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    @ianstarz - I was simply answering the first part of the question asking how folks handle images. While the person asking the question initially stated they didn't like the idea of putting images in a single folder, they apparently changed their mind. I've found the separation of concerns afforded by maintaining images in their own directory tree (e.g. you can have sub-directories too), and knowing there is only one place images are stored to be helpful. But that's all personal preference and options like SamRayner's stackoverflow.com/a/19635916/102401 answer are perfectly legitimate. – Alan W. Smith Oct 31 '17 at 18:26

I wrote a plugin to let me organise assets in subdirectories easily:

{% asset_path my-image.png %}

in post 2013-01-01-post-title would output:


in page my-first-page would output:


I have now managed to develop a Jekyll plugin that helps keep posts assets alongside the Markdown file: https://nhoizey.github.io/jekyll-postfiles/


Just like you, I really hate having all images in one single shared folder.

Most, if not all, of my images are useful in one single post, and keeping them alongside the Markdown file is really better for posts management:

  • I can drop a new post as one single sub-folder of /_posts/ in one step, without having to put the Markdown at one place and the image(s) at another
  • When I want to edit the image(s) of an existing post, I don't have to find the right image in a huge /assets/ folder, it is located just near the Markdown file
  • In my Markdown, I can use the image file name directly, without any path
  • If I want to use any Markdown editor with live preview, it works, no need for a specific assets folder configuration

I tried to have this for my blog (example post here).

For responsive images, I used the Jekyll Picture Tag plugin, but I had to fork it, because the Pull Request to deal with such paths was not accepted.

Now that Jekyll 3 is there, I wish it could let us use images both in a post folder AND in the /assets/ one, looking for an image marked with ![alt](image-file-without-path.jpg) in both, in that order.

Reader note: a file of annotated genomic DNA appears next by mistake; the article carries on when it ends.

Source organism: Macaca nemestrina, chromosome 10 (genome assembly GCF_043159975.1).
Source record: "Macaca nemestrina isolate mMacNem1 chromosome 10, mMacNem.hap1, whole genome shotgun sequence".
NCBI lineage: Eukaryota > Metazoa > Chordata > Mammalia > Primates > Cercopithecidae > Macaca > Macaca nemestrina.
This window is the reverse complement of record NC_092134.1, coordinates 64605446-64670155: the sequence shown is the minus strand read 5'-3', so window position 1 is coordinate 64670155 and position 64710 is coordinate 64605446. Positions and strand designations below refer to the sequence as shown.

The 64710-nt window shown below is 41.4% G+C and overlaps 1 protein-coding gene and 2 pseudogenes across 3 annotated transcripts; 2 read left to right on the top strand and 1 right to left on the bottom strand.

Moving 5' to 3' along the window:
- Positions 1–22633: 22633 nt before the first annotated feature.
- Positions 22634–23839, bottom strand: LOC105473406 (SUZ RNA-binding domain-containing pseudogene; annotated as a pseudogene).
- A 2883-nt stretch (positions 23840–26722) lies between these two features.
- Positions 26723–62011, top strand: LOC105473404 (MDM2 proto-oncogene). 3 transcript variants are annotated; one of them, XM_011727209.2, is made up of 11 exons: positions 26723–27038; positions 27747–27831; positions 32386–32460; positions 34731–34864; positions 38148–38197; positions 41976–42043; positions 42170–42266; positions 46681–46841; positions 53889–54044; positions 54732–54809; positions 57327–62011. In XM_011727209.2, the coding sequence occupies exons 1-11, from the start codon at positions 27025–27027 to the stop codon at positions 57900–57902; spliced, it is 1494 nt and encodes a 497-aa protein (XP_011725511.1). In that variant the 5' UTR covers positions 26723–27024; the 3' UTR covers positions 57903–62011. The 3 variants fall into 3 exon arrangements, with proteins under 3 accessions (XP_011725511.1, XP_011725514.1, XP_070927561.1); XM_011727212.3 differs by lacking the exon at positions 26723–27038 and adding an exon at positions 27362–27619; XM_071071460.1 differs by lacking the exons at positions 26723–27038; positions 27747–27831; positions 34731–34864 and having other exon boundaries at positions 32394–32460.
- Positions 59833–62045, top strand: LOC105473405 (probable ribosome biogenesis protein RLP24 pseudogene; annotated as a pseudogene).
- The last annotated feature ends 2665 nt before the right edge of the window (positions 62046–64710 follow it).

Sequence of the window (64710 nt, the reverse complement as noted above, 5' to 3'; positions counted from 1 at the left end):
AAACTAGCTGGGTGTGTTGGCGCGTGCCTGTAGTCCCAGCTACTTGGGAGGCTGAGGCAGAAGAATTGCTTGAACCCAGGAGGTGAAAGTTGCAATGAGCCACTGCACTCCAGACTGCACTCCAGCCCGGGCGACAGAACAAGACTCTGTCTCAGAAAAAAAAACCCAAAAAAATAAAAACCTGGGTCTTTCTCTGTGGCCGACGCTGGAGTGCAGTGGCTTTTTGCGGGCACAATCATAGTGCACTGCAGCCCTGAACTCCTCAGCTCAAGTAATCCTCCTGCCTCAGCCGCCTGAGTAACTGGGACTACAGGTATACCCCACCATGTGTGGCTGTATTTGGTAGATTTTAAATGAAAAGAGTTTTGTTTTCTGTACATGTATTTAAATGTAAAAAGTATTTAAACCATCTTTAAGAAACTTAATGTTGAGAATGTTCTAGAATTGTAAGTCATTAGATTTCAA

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    It's not entirely clear to me whether you managed to solve the issue or not? Are you now putting images into the same folder as posts, and how? – noio Jan 11 '19 at 12:24
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    Nevermind,I see you have another answer on this question with your plugin. Nice work :) (hit the 5 min limit so can't edit previous comment). – noio Jan 11 '19 at 12:41

For JavaScript and CSS, you may want to consider an asset pipeline. You can get a good performance improvement through bundling and compression. I also use CoffeeScript and Sass, so I needed a preprocessor to convert my assets. I use Jekyll Asset Pipeline to manage this whole process automatically when I run the jekyll command.

For images/video, I recommend you develop a convention for naming folders in your project. I generally have an "assets" folder then subfolders with the date of each post that holds the images related to those posts. If you have multiple posts per day, you might consider including the name of the post.


This answer:

  • Does not use plugins (works with GitHub Pages)
  • Allows you to keep images directly next to their relevant posts
  • Allows you to edit using Typora locally and see the images WYSIWYG

Just name your folders like _posts/2020-10-10-My-Title/ and include files like index.md and hero.svg or other images.

Then set your permalink: key in _config.yaml to :path.


  • Your folder names must be sluggified
  • Your images must all be SVG
  • And if you are interested in changing Jekyll so the workflow is better, @parkr would accept a PR as described at github.com/jekyll/jekyll/issues/5181 – William Entriken Nov 25 '20 at 4:05
  • If you are looking into this very hardcore for a GitHub Pages usable solution, there may be some thing undocumented/magic to put in _config.yaml default key where it will somehow trick your other images to skip rendering (avoid "Error: could not read file... invalid byte sequence in UTF-8"). – William Entriken Nov 25 '20 at 5:03